My Thoughts: As most good sports books are, this is about far more than just sports. It’s about the power of sports to bring people together and lift them up. Cooper recounts how difficult it was to be a Black team in a traditionally white sport, rowing for white coaches that the team’s family didn’t necessarily trust, gang culture in his neighborhood, his mother’s battle with addiction, and how his coaches emphasized improving their rowers’ overall lives through sport. An incredibly inspiring sports story that you don’t have to be interested in rowing to appreciate.
Plot Summary: Philpott’s (author of I Miss You When I Blink) sophomore essay collection centers around a health crisis involving her son, raising teenagers and the prospect of her teens leaving the house, her own anxiety, and COVID.
My Thoughts: Philpott’s words about her son’s health crisis were a comfort to me during my own family’s health crisis (fortuitous timing) and Philpott’s stories about her family and her childhood wrapped up with astute life wisdom makes me (as a middle aged Mom) feel seen. The opening section alternates chapters about her son’s traumatic health crisis with lighter chapters about her own childhood, animals that live near their house, etc. This structure was compelling in a Friday Night Lights pilot episode kind of way. If you loved I Miss You When I Blink, you’ll love Bomb Shelter as well.
Plot Summary: An oral history of chef, author, and TV star Anthony Bourdain (author of Kitchen Confidential).
My Thoughts: I love an oral history that examines the life of a complicated person and Laurie Woolever (Anthony Bourdain’s former Assistant) put together a fantastic one. I gained a new appreciation for how Bourdain changed the industry and made cooking a “cool” profession. This book explores how fame changes a person, how constricting it can be, and how it has the potential to ruin lives. Woolever also avoided getting bogged down in the childhood years (a pitfall of memoirs and biographies for me).
Plot Summary: All I knew going in was this was about a woman who started a now famous (but, tiny) restaurant in Maine. And, that’s all the plot I’m going to give you because I loved the unexpected turns this story took.
My Thoughts: This memoir completely took me by surprise and I loved that reading experience. This book was a total sh*t-storm booked-ended by calm and peace. Erin overcomes obstacles in her life by finding her passion and doing it for her family. I was inspired by her, enraged by some of the things that happened to her, and calmed by her ability to fight and even thrive.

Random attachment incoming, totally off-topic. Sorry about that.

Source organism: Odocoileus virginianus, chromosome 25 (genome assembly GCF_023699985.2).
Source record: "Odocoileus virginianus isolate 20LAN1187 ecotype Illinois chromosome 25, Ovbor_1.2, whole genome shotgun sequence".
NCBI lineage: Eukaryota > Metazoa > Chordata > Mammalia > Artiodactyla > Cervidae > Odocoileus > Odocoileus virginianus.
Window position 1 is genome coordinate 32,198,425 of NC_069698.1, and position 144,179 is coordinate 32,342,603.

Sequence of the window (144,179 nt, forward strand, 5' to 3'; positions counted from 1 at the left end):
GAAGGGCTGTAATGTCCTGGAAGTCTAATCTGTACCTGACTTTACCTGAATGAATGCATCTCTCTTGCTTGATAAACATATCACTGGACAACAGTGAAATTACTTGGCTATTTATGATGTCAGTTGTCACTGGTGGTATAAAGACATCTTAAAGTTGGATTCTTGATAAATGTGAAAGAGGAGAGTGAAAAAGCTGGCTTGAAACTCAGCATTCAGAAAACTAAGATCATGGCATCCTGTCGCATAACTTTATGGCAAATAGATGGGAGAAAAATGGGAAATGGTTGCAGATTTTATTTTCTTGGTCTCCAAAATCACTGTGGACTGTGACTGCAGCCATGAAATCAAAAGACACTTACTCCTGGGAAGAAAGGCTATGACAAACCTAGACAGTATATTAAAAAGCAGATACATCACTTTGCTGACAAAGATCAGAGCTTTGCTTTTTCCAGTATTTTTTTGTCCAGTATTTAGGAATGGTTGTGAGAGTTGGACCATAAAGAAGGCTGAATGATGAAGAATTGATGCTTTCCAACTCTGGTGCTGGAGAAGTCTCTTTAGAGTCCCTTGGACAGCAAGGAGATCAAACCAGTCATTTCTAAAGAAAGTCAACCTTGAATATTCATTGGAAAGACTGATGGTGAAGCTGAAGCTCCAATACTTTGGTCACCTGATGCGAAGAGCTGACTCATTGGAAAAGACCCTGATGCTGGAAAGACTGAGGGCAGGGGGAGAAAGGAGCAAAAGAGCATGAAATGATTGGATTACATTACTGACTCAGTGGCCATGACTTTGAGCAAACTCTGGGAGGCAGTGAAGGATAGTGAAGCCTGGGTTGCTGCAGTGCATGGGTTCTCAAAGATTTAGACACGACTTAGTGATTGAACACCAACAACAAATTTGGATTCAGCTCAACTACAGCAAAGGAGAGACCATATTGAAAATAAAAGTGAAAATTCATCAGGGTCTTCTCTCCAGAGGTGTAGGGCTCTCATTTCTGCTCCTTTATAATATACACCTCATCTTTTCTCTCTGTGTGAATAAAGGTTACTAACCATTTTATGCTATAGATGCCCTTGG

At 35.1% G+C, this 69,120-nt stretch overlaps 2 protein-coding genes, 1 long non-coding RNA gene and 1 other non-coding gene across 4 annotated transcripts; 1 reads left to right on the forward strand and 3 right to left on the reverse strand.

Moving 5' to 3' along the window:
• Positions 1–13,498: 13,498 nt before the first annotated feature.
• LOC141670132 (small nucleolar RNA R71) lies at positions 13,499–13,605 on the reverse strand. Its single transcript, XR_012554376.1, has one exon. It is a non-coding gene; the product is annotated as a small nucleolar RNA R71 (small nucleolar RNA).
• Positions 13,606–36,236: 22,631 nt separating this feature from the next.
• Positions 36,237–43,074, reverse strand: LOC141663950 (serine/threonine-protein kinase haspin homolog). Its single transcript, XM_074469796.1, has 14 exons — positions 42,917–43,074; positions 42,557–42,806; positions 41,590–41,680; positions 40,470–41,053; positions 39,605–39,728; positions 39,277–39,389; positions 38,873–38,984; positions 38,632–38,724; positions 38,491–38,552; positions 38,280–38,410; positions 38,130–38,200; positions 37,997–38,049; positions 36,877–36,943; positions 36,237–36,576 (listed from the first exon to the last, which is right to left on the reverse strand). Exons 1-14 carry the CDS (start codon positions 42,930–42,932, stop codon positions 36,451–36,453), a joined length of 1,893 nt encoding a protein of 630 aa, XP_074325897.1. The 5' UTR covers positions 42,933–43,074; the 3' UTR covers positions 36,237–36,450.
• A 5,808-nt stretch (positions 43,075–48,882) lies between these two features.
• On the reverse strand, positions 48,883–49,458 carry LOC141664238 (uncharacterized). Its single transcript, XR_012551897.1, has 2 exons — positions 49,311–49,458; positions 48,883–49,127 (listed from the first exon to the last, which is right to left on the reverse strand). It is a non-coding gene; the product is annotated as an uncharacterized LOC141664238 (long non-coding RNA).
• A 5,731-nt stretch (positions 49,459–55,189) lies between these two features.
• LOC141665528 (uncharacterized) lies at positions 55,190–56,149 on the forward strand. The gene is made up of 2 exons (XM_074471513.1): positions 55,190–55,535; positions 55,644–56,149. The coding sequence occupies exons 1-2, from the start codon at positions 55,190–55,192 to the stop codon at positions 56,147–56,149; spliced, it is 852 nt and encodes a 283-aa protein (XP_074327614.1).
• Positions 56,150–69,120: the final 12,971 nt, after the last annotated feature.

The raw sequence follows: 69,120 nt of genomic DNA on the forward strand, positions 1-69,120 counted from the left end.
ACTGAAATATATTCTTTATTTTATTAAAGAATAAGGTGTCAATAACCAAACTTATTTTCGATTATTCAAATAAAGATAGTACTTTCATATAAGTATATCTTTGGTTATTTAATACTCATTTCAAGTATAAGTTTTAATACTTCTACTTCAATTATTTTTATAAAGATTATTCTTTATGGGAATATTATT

Plot Summary: Bachelorette Rachel Lindsay’s take on her experience being the first Black Bachelorette and being a member of Bachelor Nation following her season of the show.
My Thoughts: I’ve read a number of Bachelor(ette) memoirs…mostly because I’m so interested in the behind-the-scenes of the show and, of course, the gossip. And, Rachel Lindsay does deliver in those respects. But, her memoir goes deeper. She talks about her experience in toxic relationships, growing up Black in white spaces, her mixed feelings and pressure surrounding her career path, and being the only Black spokesperson in the Bachelor franchise for a long period of time.
Plot Summary: Liz shares her experience growing up in 1990’s Manhattan with her single mother, who can be magnetic and charming, but also struggled with mental illness that results in violence and a loose relationship with the truth.
My Thoughts: This mother / daughter memoir is my only 5 star memoir of 2022 so far! This story hooked me within the first few pages. Liz paints a vivid and heart-breaking picture of what it’s like to have an extremely erratic parent, who is always this black cloud over your head and you never know when it’s going to dump rain. And, she perfectly encapsulates the very complicated emotions that go along with caring for a parent who has essentially ruined her life. I loved Liz’s gallows humor and had deep empathy for her. This is also the kind of book you can tear through in a weekend.